“A white person voices suspicions about an innocuous person of color. Police are summoned. And the encounter is posted on social media, sparking outrage about racial profiling.”
This is the first sentence of a CNN article written on an incident that occurred at Yale University this past May, but there is no denying the disturbing fact that this could very well be a reference to any of the number of similar situations that seem to be recently popping up across America.
This includes but is not limited to; the two black men arrested at Starbucks for not buying anything, the white woman who called the cops on an 8-year-old black girl for selling water and yes, even the white manager of an apartment complex who dialed the police on a black man wearing socks in the pool. What do all of these stories have in common, besides the theme of absurd prejudice that so clearly binds them? The additional motif of fear, I’d say.
The modus operandi of our current presidential administration has been to pump the American public with constant anxiety. It is reinforced that the unknown can be scary and that visible differences can be a potential threat to our personal comfort and safety. Of course, this is an age-old tactic used by the people in power to stay in power. Such fear divides and distracts the public so that prejudiced, old, white women seem like the real monsters of the country instead of the bogeymen who pass laws that allow children to be snatched from their families.
That is not to say, however, that the white people who choose to act on these anxieties are not in the wrong. There really is no justification for calling the authorities on a woman in CVS for the attempted use of what may or may not be an expired coupon. The most upsetting aspect of this incident is that the video recorded by victim Camilla Hudson shows the white employee visibly shaking as he dials 911, indicating what appears to be genuine distress.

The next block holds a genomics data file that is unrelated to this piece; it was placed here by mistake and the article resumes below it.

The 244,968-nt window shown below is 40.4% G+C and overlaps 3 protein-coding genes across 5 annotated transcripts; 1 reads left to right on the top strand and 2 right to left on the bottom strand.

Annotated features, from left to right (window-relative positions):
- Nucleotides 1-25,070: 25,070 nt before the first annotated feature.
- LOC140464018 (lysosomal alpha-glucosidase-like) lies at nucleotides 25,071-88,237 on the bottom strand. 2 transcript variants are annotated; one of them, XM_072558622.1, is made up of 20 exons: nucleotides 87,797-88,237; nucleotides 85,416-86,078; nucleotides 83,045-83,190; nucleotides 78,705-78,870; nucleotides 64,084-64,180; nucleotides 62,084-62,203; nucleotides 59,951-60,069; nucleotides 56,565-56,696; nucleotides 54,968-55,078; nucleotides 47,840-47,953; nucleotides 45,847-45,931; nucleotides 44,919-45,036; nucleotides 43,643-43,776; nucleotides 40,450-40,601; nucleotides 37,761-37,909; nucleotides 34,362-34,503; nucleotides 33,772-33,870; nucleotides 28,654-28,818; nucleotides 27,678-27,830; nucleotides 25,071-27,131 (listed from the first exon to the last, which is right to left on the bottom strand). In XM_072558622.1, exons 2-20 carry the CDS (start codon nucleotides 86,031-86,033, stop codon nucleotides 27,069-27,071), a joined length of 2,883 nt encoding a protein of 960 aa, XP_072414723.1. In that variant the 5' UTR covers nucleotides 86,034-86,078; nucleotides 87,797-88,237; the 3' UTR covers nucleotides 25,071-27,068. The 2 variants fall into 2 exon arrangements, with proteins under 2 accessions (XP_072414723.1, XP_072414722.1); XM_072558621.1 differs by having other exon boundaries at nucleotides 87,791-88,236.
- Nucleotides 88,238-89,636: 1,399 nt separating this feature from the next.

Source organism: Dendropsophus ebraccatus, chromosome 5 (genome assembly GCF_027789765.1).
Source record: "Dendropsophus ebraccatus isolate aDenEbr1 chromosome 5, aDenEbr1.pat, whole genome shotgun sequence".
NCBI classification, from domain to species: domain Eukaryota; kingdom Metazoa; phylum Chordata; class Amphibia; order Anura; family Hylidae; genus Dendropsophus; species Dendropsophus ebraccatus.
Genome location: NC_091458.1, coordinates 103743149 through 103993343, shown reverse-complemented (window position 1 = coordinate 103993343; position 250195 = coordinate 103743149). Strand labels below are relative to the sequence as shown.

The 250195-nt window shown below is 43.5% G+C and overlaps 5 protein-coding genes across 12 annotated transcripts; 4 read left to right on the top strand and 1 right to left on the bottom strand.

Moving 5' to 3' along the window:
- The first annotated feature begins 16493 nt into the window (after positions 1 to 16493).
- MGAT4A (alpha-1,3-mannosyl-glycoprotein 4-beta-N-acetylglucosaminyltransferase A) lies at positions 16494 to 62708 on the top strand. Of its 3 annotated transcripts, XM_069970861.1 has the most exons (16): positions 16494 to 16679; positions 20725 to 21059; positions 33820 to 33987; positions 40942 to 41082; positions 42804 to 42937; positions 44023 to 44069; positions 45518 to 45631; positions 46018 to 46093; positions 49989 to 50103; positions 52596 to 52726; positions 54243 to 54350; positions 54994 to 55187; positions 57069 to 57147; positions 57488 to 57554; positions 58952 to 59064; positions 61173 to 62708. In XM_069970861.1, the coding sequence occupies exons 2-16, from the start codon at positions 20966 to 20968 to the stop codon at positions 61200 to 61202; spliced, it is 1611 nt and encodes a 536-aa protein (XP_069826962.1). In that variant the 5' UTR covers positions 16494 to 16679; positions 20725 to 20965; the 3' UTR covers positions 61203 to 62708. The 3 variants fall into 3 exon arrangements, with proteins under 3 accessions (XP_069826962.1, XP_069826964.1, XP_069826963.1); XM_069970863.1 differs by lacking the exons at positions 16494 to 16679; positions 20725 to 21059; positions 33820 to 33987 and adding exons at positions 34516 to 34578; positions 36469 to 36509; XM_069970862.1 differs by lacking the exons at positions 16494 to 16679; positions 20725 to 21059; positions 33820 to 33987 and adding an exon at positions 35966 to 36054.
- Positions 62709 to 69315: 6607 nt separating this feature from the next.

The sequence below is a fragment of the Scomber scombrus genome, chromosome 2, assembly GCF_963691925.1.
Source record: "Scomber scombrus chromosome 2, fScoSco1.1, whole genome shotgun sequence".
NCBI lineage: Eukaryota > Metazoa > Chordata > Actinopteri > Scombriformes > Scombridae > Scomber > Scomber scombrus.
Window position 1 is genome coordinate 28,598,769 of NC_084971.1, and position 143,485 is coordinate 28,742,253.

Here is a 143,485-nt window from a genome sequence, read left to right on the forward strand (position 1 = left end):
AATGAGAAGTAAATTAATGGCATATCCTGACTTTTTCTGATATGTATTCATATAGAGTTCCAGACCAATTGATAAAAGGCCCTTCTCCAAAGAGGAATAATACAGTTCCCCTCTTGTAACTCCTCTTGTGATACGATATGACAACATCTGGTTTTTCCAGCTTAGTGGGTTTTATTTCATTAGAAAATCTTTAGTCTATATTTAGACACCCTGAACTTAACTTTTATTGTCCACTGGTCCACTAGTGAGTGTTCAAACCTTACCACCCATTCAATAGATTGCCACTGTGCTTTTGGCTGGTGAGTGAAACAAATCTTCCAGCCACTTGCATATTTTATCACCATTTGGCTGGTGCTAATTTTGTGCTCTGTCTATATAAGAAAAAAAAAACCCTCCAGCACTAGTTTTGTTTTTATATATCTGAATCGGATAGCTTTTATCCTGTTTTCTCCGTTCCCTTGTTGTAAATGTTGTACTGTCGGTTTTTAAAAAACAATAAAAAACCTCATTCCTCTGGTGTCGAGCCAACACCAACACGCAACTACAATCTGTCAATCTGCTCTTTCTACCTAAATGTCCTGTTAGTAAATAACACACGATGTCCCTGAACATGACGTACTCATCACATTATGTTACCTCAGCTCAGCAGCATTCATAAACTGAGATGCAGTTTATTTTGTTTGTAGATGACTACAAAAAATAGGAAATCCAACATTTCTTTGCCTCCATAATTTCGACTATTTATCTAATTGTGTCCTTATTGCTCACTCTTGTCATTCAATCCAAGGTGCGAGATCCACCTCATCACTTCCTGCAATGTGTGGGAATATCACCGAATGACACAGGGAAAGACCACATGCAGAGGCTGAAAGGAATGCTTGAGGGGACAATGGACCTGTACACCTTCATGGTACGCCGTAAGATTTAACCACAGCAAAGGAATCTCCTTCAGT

“You have an alarming tendency of white people starting to use 911 as their kind of customer service line when they have any friction with a black person,” says Jody Armour, Professor of law at the University of Southern California. Arguably the white people who do call the police in situations like this do so also because they know they can. The woman who dialed on the 8-year-old did manage to get her to stop selling the water so it’s not as if these calls are not working. For this, I would love to blame Trump but there is a larger, more elaborate history of systematic racism at fault.
To say that there are flaws in our country’s law enforcement systems and policies would be almost redundant at this point but that doesn’t make it inaccurate.
There are plenty of highly intelligent historians and academics who believe that this country was actually founded as a racist society and therefore, pretty much all governing aspects of American life echo these sentiments. I’d have to say that I agree, as it did take us hundreds of years to understand and then admit that savvy political strategy does not justify the slaughter of an entire group of people and the enslavement of another.
Knowing this, it almost feels as if there is no hope of a less racist America unless the systems put in place begin to change. Right?